The government tried to find a solution to the trust issues and established government owned or sponsored NGOs. These organizations or GONGOs as they were called, did not have the ownership of civil society and were completely divorced from the priorities of civil society. While GONGOs could not earn the trust of masses in society and failed to deliver as desired, other NGOs operating in the country were seen struggling to keep their heads above water.
Even at present, without realizing the negative impact, the government is continuously increasing the depths of distressing waters around them in shape of strict legal and regulatory regime. In this process government has completely lost the key sector that could support it and success stories previously documented were completely forgotten where NGOs set excellent precedence for government to follow.
Precedence to Follow
In Pakistan, the Rural Support Programs can be quoted as the brilliant and commendable examples for government and NGOs partnership which paid bonuses towards development in back ward areas of the country. These are examples to be quoted and followed.
The achievements of Aga Khan Rural Support Program (AKRSP), one of the initial ingenuities of Aga Khan Foundation inspired and guided government as well as other organizations to imitate and replicate its successful models. AKRSP while taking the local government on board introduced community participation in its projects. It focused the requirements of community as well as the responsibilities of government where it was lacking.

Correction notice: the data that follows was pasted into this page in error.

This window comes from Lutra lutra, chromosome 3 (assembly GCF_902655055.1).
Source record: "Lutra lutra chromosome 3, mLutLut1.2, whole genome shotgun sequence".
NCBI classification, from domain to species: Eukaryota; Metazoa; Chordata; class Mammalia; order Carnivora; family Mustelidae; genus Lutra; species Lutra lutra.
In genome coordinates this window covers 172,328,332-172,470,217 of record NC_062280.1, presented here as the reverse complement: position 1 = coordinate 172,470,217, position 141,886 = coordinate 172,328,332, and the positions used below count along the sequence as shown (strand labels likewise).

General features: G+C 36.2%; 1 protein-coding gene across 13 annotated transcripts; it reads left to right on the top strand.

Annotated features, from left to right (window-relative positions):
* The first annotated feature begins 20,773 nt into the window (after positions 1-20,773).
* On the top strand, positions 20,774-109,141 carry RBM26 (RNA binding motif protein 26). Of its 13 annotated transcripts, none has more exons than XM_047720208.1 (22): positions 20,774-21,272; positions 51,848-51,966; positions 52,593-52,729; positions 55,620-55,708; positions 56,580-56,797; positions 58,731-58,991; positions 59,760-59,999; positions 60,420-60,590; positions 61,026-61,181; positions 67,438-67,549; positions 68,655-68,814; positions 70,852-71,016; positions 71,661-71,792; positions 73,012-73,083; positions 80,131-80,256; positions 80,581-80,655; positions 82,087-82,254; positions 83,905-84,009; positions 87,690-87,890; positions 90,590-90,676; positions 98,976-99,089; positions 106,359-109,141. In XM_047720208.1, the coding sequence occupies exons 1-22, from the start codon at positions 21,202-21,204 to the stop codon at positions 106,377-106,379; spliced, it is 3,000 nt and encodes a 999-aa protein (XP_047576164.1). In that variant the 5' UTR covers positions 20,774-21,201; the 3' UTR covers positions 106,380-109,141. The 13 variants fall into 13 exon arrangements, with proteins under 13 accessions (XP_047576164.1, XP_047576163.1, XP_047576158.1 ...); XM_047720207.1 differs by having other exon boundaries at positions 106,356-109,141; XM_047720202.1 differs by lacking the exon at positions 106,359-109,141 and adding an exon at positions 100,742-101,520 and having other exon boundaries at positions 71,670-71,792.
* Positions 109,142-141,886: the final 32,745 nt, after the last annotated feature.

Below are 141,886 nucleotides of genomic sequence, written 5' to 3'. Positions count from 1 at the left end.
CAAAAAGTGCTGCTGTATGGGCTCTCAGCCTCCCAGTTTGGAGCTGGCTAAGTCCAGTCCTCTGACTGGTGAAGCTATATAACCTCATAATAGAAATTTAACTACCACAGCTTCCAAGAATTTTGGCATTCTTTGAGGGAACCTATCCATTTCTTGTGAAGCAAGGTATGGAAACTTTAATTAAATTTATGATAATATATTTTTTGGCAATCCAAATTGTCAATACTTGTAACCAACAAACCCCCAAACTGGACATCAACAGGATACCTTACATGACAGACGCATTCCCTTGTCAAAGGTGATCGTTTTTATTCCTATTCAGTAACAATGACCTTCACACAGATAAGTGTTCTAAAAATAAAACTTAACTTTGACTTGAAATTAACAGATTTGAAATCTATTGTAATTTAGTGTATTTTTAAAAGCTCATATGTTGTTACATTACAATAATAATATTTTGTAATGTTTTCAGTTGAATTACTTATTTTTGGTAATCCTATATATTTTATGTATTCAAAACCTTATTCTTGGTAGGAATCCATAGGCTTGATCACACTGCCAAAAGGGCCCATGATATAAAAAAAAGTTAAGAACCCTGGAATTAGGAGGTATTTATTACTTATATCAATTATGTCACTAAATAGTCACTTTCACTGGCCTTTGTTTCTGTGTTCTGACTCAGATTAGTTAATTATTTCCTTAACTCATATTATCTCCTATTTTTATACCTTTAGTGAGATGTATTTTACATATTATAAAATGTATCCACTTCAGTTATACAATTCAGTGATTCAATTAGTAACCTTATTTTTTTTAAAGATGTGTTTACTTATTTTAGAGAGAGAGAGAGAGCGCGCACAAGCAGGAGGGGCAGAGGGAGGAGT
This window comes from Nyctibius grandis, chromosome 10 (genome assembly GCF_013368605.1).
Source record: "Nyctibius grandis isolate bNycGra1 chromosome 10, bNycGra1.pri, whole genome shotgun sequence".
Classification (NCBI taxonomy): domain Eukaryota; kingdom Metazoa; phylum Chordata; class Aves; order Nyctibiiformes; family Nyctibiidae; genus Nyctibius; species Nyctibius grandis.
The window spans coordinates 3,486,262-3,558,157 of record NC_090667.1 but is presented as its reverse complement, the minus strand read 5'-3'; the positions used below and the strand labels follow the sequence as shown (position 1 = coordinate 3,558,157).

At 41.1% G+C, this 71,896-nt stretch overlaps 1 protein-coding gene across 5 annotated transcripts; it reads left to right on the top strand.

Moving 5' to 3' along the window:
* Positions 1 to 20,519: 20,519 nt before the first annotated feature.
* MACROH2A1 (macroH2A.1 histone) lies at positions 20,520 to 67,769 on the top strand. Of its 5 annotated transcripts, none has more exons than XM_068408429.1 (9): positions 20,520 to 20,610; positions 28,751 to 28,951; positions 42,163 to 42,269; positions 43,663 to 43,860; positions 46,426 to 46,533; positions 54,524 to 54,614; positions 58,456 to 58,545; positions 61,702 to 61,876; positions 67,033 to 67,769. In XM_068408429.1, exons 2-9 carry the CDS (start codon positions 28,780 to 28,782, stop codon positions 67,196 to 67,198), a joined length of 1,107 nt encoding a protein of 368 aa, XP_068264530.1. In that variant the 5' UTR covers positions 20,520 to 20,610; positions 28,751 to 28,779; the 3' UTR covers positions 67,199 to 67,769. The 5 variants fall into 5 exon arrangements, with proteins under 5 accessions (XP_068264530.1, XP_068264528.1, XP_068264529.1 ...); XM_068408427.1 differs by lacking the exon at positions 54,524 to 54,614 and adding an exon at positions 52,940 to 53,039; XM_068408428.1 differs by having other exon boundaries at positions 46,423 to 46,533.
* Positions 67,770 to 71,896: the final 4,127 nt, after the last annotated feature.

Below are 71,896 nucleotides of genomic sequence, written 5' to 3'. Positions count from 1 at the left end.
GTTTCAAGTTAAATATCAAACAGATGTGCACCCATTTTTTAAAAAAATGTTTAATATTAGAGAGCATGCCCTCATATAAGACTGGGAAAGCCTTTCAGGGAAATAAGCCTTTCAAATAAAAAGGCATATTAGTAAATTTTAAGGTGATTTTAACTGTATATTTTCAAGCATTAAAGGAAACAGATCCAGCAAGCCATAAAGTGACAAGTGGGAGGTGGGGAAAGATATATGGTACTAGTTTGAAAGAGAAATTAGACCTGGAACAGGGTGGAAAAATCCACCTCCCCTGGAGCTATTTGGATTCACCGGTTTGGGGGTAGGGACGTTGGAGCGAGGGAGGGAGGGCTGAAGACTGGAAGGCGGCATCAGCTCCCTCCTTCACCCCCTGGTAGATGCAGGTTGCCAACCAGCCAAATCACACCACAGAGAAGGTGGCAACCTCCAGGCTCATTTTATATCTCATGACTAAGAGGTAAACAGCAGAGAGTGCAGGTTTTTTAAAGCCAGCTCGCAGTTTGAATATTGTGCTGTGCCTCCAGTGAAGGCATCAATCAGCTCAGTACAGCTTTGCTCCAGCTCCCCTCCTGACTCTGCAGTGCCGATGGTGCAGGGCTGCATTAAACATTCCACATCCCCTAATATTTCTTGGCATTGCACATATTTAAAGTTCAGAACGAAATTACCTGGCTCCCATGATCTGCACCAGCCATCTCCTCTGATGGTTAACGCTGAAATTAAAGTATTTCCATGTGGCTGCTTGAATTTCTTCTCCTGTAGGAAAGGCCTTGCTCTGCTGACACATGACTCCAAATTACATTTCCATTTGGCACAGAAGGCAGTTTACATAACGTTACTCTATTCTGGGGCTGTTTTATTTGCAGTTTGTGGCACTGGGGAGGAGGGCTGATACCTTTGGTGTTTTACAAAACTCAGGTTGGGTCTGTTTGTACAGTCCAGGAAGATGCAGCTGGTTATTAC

All the rural support programs in the country some way successfully followed this AKRSP methodology. Partnership and collaboration between Government of Pakistan and AKRSP not only raised the standards of life in backward areas particularly in the erstwhile northern areas (present Gilgit-Baltistan) but also capitalized on mutual cooperation to set models for government programs. Soon government programs such as National Rural Support Program (NRSP) in the central and programs like Balochistan Rural Support Program (BRSP) and Sarhad Rural Support Corporation (SRSC) in the federating units followed the AKRSP model.